- The Washington Times - Tuesday, January 11, 2000

Arizona Sen. John McCain's campaign speedboat appears to have sprung leaks.

His meteoric rise in the polls has fallen off in recent days. As the news media has delved into his past, his image as a champion of campaign finance reform and uncompromising opponent of special interests has been questioned.

The Arizona senator is also being castigated by fellow Republicans for saying Texas Gov. George W. Bush's tax-cut plan benefits the rich a charge that echoes criticism by President Clinton, Vice President Al Gore and other Democrats, who have leveled the same complaint at nearly every Republican tax-cut proponent.

"John McCain, who's a friend of mine, has done a has made a big mistake," said Jack Kemp, author of the 25 percent across-the-board tax cut enacted in the first year of President Reagan's term.

"He has suggested that cutting tax rates across the board is somehow bad for the economy, that it's only going to go, as [former Democratic New York] Gov. [Mario] Cuomo would say, to the rich," Mr. Kemp said yesterday on a television show.

Mr. McCain, once regarded as a paradigm of virtue and accessibility by many in the media who follow him, also is facing criticism on everything from his sense of humor to his statement Sunday that the Confederate flag represents to some people bigotry and slavery, alienating Republican voters in South Carolina.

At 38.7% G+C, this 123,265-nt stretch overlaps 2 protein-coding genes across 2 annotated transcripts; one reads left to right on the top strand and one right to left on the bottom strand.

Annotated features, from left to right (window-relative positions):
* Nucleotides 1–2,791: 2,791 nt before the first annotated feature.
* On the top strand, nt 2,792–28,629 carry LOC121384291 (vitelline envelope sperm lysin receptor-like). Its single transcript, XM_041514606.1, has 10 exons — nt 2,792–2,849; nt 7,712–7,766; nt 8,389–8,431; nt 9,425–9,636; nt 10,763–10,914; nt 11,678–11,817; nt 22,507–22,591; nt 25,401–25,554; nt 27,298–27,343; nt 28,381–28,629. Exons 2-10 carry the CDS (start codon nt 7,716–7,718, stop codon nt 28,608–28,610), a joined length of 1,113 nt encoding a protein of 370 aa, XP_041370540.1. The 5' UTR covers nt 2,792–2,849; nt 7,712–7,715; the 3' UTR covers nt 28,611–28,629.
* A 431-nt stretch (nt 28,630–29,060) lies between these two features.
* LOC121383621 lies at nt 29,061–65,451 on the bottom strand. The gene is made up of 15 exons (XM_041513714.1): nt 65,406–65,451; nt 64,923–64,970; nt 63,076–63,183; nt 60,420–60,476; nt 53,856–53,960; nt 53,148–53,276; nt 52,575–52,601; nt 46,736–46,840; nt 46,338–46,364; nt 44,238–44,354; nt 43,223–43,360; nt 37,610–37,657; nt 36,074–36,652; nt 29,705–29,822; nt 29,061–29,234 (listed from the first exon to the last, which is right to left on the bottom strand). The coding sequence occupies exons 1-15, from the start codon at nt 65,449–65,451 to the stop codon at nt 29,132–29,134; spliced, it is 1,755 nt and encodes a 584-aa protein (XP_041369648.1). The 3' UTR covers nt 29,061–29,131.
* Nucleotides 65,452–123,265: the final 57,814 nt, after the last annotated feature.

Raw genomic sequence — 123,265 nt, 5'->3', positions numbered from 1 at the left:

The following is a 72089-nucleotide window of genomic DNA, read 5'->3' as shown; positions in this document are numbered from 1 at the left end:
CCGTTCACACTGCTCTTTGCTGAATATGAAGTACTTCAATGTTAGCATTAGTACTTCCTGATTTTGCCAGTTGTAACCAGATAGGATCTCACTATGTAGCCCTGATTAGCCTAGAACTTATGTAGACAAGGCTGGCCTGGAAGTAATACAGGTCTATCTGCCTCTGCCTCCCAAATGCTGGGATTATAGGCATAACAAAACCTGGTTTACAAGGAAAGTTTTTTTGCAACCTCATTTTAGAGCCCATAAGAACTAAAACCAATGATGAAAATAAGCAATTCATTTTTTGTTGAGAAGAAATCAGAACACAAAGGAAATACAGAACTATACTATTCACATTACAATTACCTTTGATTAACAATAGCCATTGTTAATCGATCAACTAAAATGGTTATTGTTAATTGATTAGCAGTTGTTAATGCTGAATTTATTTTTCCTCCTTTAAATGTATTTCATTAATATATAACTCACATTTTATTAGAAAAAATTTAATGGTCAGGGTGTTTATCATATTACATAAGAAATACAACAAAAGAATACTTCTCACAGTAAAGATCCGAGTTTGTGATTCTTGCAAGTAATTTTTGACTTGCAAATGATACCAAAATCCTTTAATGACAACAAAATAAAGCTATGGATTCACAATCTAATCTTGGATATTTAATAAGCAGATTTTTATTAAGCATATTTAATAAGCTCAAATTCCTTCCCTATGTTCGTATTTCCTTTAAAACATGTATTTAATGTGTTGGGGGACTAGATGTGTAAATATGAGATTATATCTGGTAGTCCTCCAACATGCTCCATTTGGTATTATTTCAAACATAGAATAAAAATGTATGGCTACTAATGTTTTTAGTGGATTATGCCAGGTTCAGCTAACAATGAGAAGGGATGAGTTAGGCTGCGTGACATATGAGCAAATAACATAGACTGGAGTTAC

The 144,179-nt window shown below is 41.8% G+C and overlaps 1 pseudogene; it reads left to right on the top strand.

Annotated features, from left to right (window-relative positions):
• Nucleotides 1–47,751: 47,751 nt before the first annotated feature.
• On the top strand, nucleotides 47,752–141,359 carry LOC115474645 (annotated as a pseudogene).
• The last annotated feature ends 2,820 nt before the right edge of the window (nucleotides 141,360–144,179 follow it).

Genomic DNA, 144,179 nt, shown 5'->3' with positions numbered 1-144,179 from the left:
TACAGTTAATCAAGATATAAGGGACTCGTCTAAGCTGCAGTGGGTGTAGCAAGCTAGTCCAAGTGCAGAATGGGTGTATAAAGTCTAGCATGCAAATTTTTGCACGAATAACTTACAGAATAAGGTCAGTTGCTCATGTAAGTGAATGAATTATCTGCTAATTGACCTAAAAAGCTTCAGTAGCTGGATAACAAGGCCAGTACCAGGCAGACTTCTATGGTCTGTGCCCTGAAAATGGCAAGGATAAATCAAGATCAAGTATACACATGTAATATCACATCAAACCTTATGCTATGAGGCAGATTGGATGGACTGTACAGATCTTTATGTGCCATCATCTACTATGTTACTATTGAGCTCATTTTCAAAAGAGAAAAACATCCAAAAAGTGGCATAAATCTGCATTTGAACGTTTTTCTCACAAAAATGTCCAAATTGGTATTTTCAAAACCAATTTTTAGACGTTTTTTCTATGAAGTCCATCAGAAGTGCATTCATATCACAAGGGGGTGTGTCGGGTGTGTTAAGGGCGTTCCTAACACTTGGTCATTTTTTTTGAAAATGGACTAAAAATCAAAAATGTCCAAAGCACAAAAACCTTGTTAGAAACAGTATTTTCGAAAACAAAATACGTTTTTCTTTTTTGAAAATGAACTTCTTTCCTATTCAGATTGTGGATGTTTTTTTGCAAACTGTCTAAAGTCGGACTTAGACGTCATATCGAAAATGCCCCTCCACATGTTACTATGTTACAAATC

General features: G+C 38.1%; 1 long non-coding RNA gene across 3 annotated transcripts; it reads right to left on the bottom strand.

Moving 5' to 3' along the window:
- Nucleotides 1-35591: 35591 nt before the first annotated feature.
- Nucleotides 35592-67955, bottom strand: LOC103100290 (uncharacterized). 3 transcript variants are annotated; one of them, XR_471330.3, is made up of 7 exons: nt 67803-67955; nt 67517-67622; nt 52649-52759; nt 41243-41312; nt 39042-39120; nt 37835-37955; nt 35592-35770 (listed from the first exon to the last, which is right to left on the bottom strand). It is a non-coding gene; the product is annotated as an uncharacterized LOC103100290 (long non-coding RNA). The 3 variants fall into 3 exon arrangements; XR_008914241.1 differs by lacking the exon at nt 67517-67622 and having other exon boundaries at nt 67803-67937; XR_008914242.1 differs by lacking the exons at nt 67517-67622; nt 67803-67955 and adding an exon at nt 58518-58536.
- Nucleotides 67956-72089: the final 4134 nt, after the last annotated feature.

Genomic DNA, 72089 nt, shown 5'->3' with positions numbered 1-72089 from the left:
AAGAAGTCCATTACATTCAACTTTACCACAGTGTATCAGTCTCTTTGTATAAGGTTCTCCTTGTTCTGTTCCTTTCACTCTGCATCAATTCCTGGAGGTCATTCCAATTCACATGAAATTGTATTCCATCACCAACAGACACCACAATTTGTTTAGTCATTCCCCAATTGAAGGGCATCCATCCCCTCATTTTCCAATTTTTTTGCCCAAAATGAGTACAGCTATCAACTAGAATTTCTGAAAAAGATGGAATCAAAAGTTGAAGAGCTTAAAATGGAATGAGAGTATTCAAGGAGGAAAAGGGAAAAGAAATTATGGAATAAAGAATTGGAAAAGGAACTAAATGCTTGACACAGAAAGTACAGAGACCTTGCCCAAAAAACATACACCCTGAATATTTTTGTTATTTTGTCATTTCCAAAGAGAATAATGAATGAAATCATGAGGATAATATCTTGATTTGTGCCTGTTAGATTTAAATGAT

A 30-second radio ad critical of his jokes about sufferers of Alzheimer's disease and about the elderly began running yesterday in New Hampshire. The ad is not by one of his Republican presidential nomination rivals, but by the New New Hampshire anti-abortion group, Citizens for Life.

The 30-second radio ad cites an Associated Press story and quotes Mr. McCain as once joking that the "one thing about Alzheimer's is you get to hide your own Easter eggs." The ad also says he "once joking referred to the Leisure World home for senior citizens as 'Seizure World.' "